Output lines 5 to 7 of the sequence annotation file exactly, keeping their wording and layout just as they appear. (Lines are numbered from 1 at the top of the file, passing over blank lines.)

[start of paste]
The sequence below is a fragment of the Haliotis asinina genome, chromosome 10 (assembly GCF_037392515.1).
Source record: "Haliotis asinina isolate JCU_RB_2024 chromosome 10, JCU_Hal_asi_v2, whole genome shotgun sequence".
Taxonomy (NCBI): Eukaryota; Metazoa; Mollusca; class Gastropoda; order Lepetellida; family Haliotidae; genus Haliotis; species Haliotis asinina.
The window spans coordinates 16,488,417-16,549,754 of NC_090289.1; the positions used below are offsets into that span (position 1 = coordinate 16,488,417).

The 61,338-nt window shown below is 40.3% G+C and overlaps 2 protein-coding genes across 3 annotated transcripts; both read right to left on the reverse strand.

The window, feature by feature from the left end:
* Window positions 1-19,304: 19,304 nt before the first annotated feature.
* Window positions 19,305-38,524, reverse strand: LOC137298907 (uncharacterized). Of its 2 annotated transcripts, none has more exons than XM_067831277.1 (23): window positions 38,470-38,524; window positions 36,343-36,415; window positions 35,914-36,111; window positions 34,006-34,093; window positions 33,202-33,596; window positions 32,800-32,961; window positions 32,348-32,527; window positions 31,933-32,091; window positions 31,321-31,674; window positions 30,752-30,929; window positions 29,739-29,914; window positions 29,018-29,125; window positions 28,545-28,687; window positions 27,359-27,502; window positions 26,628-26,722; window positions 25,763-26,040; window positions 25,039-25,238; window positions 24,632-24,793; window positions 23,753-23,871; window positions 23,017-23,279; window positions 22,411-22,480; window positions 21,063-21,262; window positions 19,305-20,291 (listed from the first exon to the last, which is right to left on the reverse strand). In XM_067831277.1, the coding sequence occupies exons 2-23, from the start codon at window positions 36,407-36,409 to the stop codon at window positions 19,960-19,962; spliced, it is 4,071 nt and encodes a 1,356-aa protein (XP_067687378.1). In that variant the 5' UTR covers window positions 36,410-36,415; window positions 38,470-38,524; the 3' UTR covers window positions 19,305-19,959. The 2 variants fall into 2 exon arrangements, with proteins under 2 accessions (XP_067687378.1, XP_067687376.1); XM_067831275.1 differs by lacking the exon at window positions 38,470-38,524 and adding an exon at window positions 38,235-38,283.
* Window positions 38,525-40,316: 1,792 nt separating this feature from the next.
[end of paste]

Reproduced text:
The 61,338-nt window shown below is 40.3% G+C and overlaps 2 protein-coding genes across 3 annotated transcripts; both read right to left on the reverse strand.

The window, feature by feature from the left end:
* Window positions 1-19,304: 19,304 nt before the first annotated feature.